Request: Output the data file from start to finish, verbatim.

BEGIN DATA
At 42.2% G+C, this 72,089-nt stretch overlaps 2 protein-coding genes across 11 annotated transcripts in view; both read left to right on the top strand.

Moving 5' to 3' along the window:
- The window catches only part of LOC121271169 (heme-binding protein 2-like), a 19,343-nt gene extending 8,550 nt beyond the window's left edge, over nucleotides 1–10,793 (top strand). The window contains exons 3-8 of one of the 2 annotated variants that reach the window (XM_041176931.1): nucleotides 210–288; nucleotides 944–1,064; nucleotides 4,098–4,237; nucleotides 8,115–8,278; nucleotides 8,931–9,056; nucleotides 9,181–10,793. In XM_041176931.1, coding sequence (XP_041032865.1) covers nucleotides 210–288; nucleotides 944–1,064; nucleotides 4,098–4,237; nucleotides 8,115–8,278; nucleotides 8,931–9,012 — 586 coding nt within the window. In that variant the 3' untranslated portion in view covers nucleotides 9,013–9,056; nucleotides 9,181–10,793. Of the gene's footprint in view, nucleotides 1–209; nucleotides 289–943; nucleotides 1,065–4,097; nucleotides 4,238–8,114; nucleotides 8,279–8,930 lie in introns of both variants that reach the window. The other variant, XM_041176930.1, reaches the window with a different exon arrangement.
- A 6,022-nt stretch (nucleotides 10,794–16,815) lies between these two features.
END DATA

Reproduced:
At 42.2% G+C, this 72,089-nt stretch overlaps 2 protein-coding genes across 11 annotated transcripts in view; both read left to right on the top strand.

Moving 5' to 3' along the window:
- The window catches only part of LOC121271169 (heme-binding protein 2-like), a 19,343-nt gene extending 8,550 nt beyond the window's left edge, over nucleotides 1–10,793 (top strand). The window contains exons 3-8 of one of the 2 annotated variants that reach the window (XM_041176931.1): nucleotides 210–288; nucleotides 944–1,064; nucleotides 4,098–4,237; nucleotides 8,115–8,278; nucleotides 8,931–9,056; nucleotides 9,181–10,793. In XM_041176931.1, coding sequence (XP_041032865.1) covers nucleotides 210–288; nucleotides 944–1,064; nucleotides 4,098–4,237; nucleotides 8,115–8,278; nucleotides 8,931–9,012 — 586 coding nt within the window. In that variant the 3' untranslated portion in view covers nucleotides 9,013–9,056; nucleotides 9,181–10,793. Of the gene's footprint in view, nucleotides 1–209; nucleotides 289–943; nucleotides 1,065–4,097; nucleotides 4,238–8,114; nucleotides 8,279–8,930 lie in introns of both variants that reach the window. The other variant, XM_041176930.1, reaches the window with a different exon arrangement.
- A 6,022-nt stretch (nucleotides 10,794–16,815) lies between these two features.